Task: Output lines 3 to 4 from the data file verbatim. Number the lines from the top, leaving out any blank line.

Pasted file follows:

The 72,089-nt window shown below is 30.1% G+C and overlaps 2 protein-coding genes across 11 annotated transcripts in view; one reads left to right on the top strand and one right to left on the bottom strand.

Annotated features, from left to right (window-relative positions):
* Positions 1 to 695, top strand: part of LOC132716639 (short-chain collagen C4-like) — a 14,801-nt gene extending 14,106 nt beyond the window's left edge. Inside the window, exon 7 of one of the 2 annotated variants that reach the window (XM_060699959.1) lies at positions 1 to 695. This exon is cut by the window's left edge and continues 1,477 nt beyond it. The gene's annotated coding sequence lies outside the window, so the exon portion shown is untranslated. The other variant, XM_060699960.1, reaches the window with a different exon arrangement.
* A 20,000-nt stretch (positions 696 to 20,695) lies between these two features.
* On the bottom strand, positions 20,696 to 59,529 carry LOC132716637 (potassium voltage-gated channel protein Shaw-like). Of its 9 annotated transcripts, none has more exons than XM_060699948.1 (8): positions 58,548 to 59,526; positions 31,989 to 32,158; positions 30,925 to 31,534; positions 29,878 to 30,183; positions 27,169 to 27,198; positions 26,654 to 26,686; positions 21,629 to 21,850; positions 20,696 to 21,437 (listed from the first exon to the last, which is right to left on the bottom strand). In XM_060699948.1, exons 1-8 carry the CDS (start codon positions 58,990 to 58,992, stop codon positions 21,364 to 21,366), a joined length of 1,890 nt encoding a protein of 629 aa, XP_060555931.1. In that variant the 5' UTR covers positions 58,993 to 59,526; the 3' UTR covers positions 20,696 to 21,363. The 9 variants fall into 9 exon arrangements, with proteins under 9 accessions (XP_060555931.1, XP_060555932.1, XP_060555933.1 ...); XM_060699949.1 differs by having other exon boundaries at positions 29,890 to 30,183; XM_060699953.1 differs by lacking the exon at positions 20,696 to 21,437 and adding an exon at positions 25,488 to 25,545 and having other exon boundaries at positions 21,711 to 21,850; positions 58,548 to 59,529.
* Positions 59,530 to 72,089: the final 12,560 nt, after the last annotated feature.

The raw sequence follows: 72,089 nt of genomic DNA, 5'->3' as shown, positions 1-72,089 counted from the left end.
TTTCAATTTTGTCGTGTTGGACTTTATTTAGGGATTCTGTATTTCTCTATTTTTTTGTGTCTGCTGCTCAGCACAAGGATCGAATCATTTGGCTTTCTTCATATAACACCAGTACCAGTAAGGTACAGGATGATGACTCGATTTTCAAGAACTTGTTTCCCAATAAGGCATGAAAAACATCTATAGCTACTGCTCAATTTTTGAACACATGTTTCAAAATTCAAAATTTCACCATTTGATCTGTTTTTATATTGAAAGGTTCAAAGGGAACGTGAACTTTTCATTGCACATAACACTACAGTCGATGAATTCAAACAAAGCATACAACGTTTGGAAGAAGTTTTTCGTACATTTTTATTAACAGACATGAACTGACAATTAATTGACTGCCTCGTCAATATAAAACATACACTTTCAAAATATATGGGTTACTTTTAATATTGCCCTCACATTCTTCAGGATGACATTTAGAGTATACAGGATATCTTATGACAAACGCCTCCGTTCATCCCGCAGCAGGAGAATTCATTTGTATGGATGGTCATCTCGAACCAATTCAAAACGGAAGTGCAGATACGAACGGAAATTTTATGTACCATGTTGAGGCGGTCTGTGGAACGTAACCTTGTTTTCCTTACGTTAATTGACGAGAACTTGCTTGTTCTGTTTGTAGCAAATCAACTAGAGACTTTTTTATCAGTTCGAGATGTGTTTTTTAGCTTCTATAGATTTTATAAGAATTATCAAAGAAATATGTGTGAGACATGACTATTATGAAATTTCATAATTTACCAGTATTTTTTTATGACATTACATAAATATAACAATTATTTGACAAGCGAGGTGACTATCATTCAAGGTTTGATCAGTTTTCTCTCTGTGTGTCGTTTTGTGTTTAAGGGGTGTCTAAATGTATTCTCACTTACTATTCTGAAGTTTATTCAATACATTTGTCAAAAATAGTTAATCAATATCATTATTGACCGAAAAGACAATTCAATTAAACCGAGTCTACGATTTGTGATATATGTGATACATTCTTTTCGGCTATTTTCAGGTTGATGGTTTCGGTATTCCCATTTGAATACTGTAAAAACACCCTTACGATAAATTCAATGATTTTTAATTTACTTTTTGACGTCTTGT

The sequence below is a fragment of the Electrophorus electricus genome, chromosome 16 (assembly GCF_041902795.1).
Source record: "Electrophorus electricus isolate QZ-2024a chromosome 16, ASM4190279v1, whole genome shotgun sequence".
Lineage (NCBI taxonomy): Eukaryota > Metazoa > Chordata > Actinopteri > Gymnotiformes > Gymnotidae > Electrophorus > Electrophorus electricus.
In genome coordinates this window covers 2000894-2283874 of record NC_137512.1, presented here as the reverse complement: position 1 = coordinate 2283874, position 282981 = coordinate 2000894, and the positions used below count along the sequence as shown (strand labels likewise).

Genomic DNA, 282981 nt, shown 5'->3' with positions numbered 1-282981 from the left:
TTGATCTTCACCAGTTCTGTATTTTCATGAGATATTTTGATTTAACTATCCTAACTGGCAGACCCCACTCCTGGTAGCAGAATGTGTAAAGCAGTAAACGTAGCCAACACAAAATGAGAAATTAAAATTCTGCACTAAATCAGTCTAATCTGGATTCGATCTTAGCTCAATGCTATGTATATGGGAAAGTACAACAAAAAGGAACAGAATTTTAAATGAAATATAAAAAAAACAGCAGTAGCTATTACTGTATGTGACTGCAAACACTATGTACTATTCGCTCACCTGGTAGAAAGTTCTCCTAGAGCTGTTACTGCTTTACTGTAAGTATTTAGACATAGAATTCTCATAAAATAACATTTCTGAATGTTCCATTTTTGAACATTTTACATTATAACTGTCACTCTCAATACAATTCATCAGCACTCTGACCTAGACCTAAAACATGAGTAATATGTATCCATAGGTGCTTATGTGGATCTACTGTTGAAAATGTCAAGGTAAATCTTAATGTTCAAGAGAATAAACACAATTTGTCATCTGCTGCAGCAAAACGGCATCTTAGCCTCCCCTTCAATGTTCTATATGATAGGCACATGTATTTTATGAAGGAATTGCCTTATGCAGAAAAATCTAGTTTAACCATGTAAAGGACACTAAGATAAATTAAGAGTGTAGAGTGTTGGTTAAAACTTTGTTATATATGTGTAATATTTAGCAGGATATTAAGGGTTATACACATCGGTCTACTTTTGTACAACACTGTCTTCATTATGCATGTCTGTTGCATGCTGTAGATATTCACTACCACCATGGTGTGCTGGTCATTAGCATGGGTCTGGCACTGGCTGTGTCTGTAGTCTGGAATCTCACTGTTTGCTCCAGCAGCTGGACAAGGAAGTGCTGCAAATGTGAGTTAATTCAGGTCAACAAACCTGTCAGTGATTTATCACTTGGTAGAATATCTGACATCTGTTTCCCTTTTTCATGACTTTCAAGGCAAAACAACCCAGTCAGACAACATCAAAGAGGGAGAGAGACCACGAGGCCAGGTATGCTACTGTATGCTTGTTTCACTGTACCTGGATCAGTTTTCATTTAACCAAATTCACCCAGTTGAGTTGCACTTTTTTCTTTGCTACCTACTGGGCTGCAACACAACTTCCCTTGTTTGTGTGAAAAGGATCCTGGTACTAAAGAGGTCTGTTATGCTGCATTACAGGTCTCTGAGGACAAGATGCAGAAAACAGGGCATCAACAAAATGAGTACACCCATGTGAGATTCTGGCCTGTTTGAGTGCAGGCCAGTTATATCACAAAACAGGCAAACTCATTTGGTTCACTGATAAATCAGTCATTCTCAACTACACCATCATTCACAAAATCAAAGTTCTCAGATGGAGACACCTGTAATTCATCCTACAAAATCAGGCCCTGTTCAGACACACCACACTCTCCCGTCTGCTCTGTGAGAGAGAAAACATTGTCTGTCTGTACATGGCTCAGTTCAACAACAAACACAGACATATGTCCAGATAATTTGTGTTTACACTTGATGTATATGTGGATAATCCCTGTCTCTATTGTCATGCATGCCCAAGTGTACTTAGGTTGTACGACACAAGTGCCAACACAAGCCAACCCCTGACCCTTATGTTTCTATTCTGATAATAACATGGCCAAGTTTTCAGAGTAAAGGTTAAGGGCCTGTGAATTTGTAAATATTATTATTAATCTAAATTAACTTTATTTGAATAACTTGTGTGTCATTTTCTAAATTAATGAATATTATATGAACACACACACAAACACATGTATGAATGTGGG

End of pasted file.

* Positions 1 to 695, top strand: part of LOC132716639 (short-chain collagen C4-like) — a 14,801-nt gene extending 14,106 nt beyond the window's left edge. Inside the window, exon 7 of one of the 2 annotated variants that reach the window (XM_060699959.1) lies at positions 1 to 695. This exon is cut by the window's left edge and continues 1,477 nt beyond it. The gene's annotated coding sequence lies outside the window, so the exon portion shown is untranslated. The other variant, XM_060699960.1, reaches the window with a different exon arrangement.
* A 20,000-nt stretch (positions 696 to 20,695) lies between these two features.